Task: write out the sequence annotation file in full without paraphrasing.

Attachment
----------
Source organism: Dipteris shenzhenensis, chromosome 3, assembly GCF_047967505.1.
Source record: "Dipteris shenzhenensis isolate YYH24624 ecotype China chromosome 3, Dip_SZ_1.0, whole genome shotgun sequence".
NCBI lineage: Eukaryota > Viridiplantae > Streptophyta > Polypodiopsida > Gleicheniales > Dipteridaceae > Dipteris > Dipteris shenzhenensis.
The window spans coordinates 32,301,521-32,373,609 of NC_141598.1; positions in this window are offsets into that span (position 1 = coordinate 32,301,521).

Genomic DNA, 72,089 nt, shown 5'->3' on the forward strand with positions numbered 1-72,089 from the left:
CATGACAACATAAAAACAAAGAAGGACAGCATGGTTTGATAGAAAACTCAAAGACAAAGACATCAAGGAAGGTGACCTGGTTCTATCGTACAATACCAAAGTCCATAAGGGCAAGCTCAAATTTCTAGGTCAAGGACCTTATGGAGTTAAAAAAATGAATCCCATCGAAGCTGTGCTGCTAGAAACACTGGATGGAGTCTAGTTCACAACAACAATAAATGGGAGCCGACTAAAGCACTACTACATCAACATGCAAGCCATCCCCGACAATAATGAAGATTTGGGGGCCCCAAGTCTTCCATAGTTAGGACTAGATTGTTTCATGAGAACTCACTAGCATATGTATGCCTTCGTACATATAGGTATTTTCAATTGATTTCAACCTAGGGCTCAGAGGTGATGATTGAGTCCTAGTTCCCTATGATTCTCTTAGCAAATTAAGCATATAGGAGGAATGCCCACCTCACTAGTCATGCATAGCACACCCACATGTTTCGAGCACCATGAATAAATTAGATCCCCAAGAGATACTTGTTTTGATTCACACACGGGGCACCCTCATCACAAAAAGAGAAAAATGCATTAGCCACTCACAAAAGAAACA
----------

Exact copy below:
Source organism: Dipteris shenzhenensis, chromosome 3, assembly GCF_047967505.1.
Source record: "Dipteris shenzhenensis isolate YYH24624 ecotype China chromosome 3, Dip_SZ_1.0, whole genome shotgun sequence".
NCBI lineage: Eukaryota > Viridiplantae > Streptophyta > Polypodiopsida > Gleicheniales > Dipteridaceae > Dipteris > Dipteris shenzhenensis.
The window spans coordinates 32,301,521-32,373,609 of NC_141598.1; positions in this window are offsets into that span (position 1 = coordinate 32,301,521).

Genomic DNA, 72,089 nt, shown 5'->3' on the forward strand with positions numbered 1-72,089 from the left:
CATGACAACATAAAAACAAAGAAGGACAGCATGGTTTGATAGAAAACTCAAAGACAAAGACATCAAGGAAGGTGACCTGGTTCTATCGTACAATACCAAAGTCCATAAGGGCAAGCTCAAATTTCTAGGTCAAGGACCTTATGGAGTTAAAAAAATGAATCCCATCGAAGCTGTGCTGCTAGAAACACTGGATGGAGTCTAGTTCACAACAACAATAAATGGGAGCCGACTAAAGCACTACTACATCAACATGCAAGCCATCCCCGACAATAATGAAGATTTGGGGGCCCCAAGTCTTCCATAGTTAGGACTAGATTGTTTCATGAGAACTCACTAGCATATGTATGCCTTCGTACATATAGGTATTTTCAATTGATTTCAACCTAGGGCTCAGAGGTGATGATTGAGTCCTAGTTCCCTATGATTCTCTTAGCAAATTAAGCATATAGGAGGAATGCCCACCTCACTAGTCATGCATAGCACACCCACATGTTTCGAGCACCATGAATAAATTAGATCCCCAAGAGATACTTGTTTTGATTCACACACGGGGCACCCTCATCACAAAAAGAGAAAAATGCATTAGCCACTCACAAAAGAAACA